|Farside's first day|
|Riding my first horse Bingo|
Despite the fact that I feared I would never ride again, I had hauled that saddle, with its custom tooling and heavy wooden tree, with me when I left the ranch in Wyoming, when I moved back to Colorado to care for my mother, to Santa Fe after she died, and then when I moved back to Colorado. The saddle symbolized hope. And now, thanks to Sheri, Farside symbolized the future.
|Sheri and Farside|
In 1982, the year my son was born, Farside's sire Xenophonn won the U.S. National Open Cutting Horse Championship. Three years later, my husband and I moved to Wyoming with our son, and 6-week old daughter. We loaded up my saddle in the pick-up truck, along with our other tack, and a few months later, we brought the horses from Colorado to Wyoming. My old mare Romie would be buried there.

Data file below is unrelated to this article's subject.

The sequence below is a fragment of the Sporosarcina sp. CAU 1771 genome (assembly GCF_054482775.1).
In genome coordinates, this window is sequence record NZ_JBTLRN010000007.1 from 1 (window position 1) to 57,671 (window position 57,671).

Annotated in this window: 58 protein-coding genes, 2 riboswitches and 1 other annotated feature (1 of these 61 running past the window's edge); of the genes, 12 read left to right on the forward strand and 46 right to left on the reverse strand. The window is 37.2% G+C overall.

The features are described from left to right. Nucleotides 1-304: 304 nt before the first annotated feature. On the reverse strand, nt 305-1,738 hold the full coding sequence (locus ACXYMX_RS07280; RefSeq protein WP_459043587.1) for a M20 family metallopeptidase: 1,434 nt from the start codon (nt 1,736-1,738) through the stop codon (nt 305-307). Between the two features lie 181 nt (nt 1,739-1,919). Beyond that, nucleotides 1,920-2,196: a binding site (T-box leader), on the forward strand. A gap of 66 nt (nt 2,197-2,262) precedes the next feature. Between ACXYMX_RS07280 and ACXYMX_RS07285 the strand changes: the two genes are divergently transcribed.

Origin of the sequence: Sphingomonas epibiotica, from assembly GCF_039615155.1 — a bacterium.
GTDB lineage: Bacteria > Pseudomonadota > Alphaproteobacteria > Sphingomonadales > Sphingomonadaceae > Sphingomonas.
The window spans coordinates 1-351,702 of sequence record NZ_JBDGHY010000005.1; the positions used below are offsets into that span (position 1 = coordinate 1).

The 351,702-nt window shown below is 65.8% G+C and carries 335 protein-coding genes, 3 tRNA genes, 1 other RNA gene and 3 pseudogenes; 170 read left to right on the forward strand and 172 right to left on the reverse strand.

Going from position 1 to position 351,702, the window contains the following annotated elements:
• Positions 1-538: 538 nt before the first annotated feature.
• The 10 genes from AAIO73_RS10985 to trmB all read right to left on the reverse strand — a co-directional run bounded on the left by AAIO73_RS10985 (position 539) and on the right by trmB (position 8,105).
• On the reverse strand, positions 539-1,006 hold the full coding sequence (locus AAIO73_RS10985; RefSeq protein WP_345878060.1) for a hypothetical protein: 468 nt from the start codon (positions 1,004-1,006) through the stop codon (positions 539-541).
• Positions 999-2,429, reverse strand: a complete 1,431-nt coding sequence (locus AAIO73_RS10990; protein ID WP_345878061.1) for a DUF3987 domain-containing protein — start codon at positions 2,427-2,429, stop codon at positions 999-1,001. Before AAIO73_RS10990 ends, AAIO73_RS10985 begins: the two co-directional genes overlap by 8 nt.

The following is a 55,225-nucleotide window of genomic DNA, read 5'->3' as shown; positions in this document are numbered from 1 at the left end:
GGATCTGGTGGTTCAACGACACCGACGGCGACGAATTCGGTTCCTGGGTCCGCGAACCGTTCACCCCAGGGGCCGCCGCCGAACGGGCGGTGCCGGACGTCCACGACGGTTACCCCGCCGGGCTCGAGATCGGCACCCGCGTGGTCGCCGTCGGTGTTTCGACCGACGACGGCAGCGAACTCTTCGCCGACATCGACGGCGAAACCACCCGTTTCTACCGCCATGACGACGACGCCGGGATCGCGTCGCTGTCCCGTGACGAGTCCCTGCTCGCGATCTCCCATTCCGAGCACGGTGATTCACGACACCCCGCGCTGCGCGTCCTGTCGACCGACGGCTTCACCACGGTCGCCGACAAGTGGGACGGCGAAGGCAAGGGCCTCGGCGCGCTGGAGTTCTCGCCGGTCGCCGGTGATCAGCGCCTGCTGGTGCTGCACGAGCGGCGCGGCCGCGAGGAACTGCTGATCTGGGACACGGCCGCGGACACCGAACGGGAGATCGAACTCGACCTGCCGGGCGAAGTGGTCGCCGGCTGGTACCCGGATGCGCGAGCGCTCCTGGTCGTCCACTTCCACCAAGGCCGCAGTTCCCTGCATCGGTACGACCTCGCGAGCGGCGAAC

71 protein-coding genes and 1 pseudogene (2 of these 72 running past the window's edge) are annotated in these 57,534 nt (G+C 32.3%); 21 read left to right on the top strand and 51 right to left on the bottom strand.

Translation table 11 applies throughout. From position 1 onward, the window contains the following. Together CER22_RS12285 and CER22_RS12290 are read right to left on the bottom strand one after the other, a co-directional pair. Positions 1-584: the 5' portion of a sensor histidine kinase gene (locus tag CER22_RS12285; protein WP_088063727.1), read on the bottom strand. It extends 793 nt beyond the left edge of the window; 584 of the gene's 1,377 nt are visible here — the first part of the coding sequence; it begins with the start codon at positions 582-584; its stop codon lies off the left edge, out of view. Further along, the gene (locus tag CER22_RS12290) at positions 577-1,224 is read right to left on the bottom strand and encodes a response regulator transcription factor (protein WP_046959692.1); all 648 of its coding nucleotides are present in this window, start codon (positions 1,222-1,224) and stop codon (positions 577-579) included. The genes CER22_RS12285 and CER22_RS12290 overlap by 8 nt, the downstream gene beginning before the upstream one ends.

|Rio and Farside |
en route to the Vee Bar
And so it was that I climbed onto Farside's back that day, settled into the saddle, smiled at Sheri, turned Farside's nose into the breeze, and urged him onward.
|Page and Sheri|
Vee Bar Mountain Ride
Had Rio and Farside missed each other? What stories did they hold inside them about the endurance races they have traveled to together? Had Farside missed Sheri? Yes. In the same way she had missed him? I don't know. But I do know that he and Sheri helped me to remember how to live a purposeful life, and for that I am eternally grateful.